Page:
Family Medicine Publications

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BMC public health





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BACKGROUND: Our objective was to determine the influence of the HealtheSteps™ lifestyle prescription program on physical activity and modifiable risk factors for chronic disease in individuals at risk.

METHODS: One hundred eighteen participants were recruited from 5 sites in Southwestern Ontario, Canada and randomized to either the intervention (HealtheSteps™ program, n = 59) or a wait-list control group (n = 59). The study comprised three phases: an Active Phase (0 to 6 months) consisted of bi-monthly in-person lifestyle coaching with access to a suite of eHealth technology supports (Heathesteps app, telephone coaching and a private HealtheSteps™ social network) followed by a Minimally-Supported Phase I (6 to 12 months), in which in-person coaching was removed, but participants still had access to the full suite of eHealth technology supports. In the final stage, Minimally-Supported Phase II (12 to 18 months), access to the eHealth technology supports was restricted to the HealtheSteps™ app. Assessments were conducted at baseline, 6, 12 and 18 months. The study primary outcome was the 6-month change in average number of steps per day. Secondary outcomes included: self-reported physical activity and sedentary time; self-reported eating habits; weight and body composition measures; blood pressure and health-related quality of life. Data from all participants were analyzed using an intent-to-treat approach. We applied mixed effects models for repeated measurements and adjusted for age, sex, and site in the statistical analyses.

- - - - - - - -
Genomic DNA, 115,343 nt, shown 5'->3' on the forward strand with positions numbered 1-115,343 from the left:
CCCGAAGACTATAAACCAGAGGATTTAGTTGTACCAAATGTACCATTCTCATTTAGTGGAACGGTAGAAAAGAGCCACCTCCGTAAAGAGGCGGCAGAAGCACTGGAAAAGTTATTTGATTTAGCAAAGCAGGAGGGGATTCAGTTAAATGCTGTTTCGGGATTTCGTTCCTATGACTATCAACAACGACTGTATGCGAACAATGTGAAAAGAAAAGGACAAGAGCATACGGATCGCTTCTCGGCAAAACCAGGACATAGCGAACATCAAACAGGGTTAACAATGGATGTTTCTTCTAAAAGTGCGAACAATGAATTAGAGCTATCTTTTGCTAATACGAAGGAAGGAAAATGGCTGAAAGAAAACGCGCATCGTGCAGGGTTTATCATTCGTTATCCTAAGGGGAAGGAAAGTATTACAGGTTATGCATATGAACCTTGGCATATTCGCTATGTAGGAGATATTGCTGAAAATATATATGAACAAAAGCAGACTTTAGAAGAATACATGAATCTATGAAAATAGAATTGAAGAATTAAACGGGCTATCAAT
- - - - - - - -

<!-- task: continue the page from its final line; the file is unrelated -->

RESULTS: Participants in HealtheSteps™ increased step counts (between-group [95% confidence interval]: 3132 [1969 to 4294], p < 0.001), decreased their sitting time (- 0.08 [- 0.16 to - 0.006], p = 0.03), and improved their overall healthful eating (- 1.5 [- 2.42 to - 0.58], p = 0.002) to a greater extent compared to control at 6 months. Furthermore, exploratory results showed that these individuals maintained these outcomes 12 months later, after a minimally-supported phase; and retained improvements in sedentary time and improved healthful eating after 18 months. No differences in self-reported physical activity, health-related quality of life, weight, waist circumference or blood pressure were observed between groups at 6 months.

CONCLUSIONS: Our findings suggest that HealtheSteps™ is effective at increasing physical activity (i.e., step counts per day), decreasing weekday sitting time, and improving healthful eating in adults at increased risk for chronic disease after 6 months; however, we did not see change in other risk factors. Nonetheless, the maintenance of these behaviours with minimal support after 12 and even 18 months indicates the promise of HealtheSteps™ for long-term sustainability.

TRIAL REGISTRATION: The trial was registered on April 6, 2015 with (identifier: NCT02413385 ).

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